TECH Chinese firm uses cutting-edge tech for construction project

TECH

Chinese firm uses cutting-edge tech for construction project

Global Times

05:00, October 08, 2019

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Longchang Tunnel in Southwest China's Guizhou Province during construction in 2018.  (Photo: IC)

A state-owned company is saving manpower and ensuring construction safety and quality through the use of pioneering technology in the mechanical construction of a tunnel in Southwest China's Guizhou Province.

Longchang Tunnel, part of the Guihuang Expressway in the city of Fuquan, is two kilometers long and passes through a thick layer of limestone and dolomite, which increases the difficulty of construction.

To meet the challenges posed by the complex environment, China Communications Construction Second Highway Engineering Co has pioneered the use of robots and improved safety with the use of a real-time monitoring system and GPS. Virtual reality (VR) technology is also being used to train construction workers, Ma Jianyun, general engineer of the tunnel project, told the Global Times.

The tunnel is scheduled to be completed by the end of 2019, said Fan Wei, director of a department of the company. After construction, the tunnel will play an important role in regional industrialization and urbanization, and will help to lift surrounding towns and counties out of poverty.

VR pre-job training



Workers have to undergo safety training before joining the construction. The training includes watching animated demonstrations of safety situations based on VR technology and playing assessment games to test their knowledge, the Global Times reporter observed on site.

In the training room, Liu Guiping, the company's safety coordinator, demonstrated how to put out a fire using an extinguisher, along with other VR-simulated situations.

The innovative training method greatly improves workers' awareness of safety, Liu said.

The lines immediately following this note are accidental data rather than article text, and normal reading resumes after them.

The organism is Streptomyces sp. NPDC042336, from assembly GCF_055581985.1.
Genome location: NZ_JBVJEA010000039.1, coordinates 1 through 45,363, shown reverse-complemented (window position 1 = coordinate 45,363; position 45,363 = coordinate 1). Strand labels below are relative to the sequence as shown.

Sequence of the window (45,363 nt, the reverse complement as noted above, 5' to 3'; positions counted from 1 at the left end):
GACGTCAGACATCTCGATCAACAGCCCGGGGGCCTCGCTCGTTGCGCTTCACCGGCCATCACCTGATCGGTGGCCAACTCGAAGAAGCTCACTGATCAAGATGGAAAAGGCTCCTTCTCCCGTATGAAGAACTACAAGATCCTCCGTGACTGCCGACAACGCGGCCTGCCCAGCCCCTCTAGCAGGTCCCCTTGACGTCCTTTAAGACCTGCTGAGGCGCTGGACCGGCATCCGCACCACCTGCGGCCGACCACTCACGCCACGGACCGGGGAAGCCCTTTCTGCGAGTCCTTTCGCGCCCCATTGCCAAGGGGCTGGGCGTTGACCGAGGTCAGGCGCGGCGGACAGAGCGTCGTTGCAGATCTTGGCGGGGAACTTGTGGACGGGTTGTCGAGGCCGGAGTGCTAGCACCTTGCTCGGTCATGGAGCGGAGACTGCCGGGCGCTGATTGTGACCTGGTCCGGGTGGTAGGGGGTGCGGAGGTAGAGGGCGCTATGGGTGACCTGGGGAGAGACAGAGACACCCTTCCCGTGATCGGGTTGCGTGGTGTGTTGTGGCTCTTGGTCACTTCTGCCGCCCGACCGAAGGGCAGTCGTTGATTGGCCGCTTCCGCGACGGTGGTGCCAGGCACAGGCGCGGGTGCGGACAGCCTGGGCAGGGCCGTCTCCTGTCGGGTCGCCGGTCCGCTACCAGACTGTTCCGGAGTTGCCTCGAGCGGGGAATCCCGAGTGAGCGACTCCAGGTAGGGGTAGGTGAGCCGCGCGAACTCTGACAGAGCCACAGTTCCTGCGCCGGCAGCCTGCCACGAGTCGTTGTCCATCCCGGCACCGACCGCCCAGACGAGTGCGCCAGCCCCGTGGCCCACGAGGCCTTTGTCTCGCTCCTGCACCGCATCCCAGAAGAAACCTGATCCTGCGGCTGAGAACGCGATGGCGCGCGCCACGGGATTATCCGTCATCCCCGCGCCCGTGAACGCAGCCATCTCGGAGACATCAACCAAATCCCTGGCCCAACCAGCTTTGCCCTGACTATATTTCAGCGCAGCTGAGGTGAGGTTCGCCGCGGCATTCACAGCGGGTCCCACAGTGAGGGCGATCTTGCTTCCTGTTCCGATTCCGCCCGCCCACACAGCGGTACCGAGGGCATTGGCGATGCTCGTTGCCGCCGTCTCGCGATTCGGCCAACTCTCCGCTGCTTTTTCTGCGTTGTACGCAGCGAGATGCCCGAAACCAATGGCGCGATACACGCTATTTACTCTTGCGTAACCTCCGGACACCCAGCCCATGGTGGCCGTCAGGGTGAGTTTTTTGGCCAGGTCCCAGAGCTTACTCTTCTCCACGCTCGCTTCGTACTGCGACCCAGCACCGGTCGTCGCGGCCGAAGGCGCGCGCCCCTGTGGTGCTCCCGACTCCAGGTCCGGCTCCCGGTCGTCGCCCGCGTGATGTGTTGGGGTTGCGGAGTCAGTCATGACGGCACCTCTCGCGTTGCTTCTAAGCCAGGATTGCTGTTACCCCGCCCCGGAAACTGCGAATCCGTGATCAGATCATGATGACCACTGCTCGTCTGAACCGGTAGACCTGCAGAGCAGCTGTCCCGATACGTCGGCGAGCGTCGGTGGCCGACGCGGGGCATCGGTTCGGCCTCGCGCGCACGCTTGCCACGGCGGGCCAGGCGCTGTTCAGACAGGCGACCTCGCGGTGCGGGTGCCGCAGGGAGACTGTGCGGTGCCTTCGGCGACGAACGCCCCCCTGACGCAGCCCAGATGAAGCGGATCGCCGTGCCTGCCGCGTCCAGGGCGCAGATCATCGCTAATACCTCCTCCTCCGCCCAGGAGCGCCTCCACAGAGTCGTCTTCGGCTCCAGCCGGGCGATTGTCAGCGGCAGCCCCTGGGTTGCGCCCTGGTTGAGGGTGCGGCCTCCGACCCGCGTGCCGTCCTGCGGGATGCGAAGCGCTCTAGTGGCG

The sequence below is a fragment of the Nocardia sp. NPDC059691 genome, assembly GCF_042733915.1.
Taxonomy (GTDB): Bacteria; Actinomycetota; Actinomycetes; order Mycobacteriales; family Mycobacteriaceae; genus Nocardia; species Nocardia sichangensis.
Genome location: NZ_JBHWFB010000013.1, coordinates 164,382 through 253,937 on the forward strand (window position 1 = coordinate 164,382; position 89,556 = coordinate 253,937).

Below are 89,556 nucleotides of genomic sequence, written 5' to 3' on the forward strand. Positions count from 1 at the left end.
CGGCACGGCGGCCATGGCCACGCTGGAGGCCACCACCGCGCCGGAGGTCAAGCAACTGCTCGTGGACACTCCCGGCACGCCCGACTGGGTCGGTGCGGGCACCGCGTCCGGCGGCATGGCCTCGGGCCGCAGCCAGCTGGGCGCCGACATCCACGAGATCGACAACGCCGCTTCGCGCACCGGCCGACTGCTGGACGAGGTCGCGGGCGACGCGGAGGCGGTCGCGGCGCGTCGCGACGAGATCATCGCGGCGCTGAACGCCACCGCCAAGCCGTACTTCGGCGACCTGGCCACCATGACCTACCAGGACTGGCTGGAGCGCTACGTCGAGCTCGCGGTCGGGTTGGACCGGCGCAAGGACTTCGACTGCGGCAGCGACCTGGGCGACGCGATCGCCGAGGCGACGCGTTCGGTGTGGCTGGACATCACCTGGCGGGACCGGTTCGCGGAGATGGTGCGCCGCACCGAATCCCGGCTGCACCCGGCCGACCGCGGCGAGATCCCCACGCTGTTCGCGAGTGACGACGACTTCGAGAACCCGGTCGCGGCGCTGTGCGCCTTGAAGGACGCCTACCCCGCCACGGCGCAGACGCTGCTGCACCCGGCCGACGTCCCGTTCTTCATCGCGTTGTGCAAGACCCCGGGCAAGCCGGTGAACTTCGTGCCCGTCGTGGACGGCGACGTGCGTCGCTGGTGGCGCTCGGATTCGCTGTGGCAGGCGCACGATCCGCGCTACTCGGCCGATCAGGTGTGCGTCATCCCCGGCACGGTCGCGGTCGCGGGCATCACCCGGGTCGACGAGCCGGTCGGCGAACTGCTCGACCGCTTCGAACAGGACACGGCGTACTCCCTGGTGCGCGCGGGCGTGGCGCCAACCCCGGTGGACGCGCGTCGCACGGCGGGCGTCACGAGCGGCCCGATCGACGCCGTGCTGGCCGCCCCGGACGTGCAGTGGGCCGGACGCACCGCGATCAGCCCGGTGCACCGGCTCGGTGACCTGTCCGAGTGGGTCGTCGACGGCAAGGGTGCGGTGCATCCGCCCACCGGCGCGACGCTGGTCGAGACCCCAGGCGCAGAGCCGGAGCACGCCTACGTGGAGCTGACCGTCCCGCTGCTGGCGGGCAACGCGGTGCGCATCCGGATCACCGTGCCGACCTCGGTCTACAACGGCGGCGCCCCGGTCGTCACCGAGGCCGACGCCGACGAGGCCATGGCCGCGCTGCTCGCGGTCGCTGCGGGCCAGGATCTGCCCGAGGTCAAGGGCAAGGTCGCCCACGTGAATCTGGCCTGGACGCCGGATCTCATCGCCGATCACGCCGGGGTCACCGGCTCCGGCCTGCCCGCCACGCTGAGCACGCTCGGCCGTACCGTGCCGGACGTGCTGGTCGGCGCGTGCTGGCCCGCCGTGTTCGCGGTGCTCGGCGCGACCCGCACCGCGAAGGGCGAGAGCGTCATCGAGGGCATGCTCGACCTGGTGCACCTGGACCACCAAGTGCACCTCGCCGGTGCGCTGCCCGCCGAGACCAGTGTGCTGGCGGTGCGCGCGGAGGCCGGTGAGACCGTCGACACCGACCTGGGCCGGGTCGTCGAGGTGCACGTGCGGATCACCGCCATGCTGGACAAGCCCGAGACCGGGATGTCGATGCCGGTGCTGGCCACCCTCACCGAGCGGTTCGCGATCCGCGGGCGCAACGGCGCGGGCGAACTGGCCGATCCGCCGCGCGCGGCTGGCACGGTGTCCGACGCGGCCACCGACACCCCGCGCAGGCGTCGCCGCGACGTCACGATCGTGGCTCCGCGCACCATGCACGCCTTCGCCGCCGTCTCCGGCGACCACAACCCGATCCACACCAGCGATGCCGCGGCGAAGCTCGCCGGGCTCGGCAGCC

The company is also using nine kinds of robotic machines on the project, each of which has a clear function, such as geological forecasting, tunneling and arched frame installation. 

The "robot family," which takes up tasks formerly done by humans, is the main labor force in the construction process, Ma noted.

Workers only need to sit in the air-conditioned cabin of the intelligent three-arm drilling jumbo to press the start button and watch the machine accurately locate and drill holes in the tunnel.

In the training room, Liu Guiping, the company's safety coordinator, undergoes safety training and experiences a simulated safety incident using virtual reality technology. Photo: Xu Keyue/GT

The 17-meter jumbo has telescopic drilling arms and can walk flexibly. The workers have named it "Bumblebee," project manager Chen Jiabao said.

"The traditional manual construction method requires nearly 20 people who have to endure dust, noise and sweat, and take safety risks. The intelligent system now only needs two operators to control the robot, which makes the project faster, more efficient, safer and of higher quality," Ma said.

In addition to the drilling, robots are used in other processes of the tunneling. 

"The mechanical construction in the whole process has saved on manpower by 35 percent. The number of people needed for the drilling, arch frame installation and shotcrete processes was reduced from about 40 to 12," Ma said.

Ensuring workers' safety

The company developed a Project Management System based on big data, GPS and AI technology, which can comprehensively monitor the tunnel, track workers, analyze air quality both inside and outside, and record the construction process. 

"The system makes the entire construction traceable," Ma said.

Every worker has to wear a uniform inserted with a GPS chip before entering the tunnel. Workers can communicate and share moments with each other in the system on their mobile devices. The company can also respond immediately when emergencies occur, ensuring construction safety. 

The system also can provide geological forecasts by using geology radar. In emergency situations, workers in the tunnel can call operators outside by using an emergency broadcasting system.

Tunneling incidents result in fatalities every year in China. 

According to media reports, three workers died and one was injured in August at the construction site of a tunnel in Zhaoqing, South China's Guangdong Province. Five workers died in May after the collapse of a subway tunnel that was being constructed in Qingdao, East China's Shandong Province.


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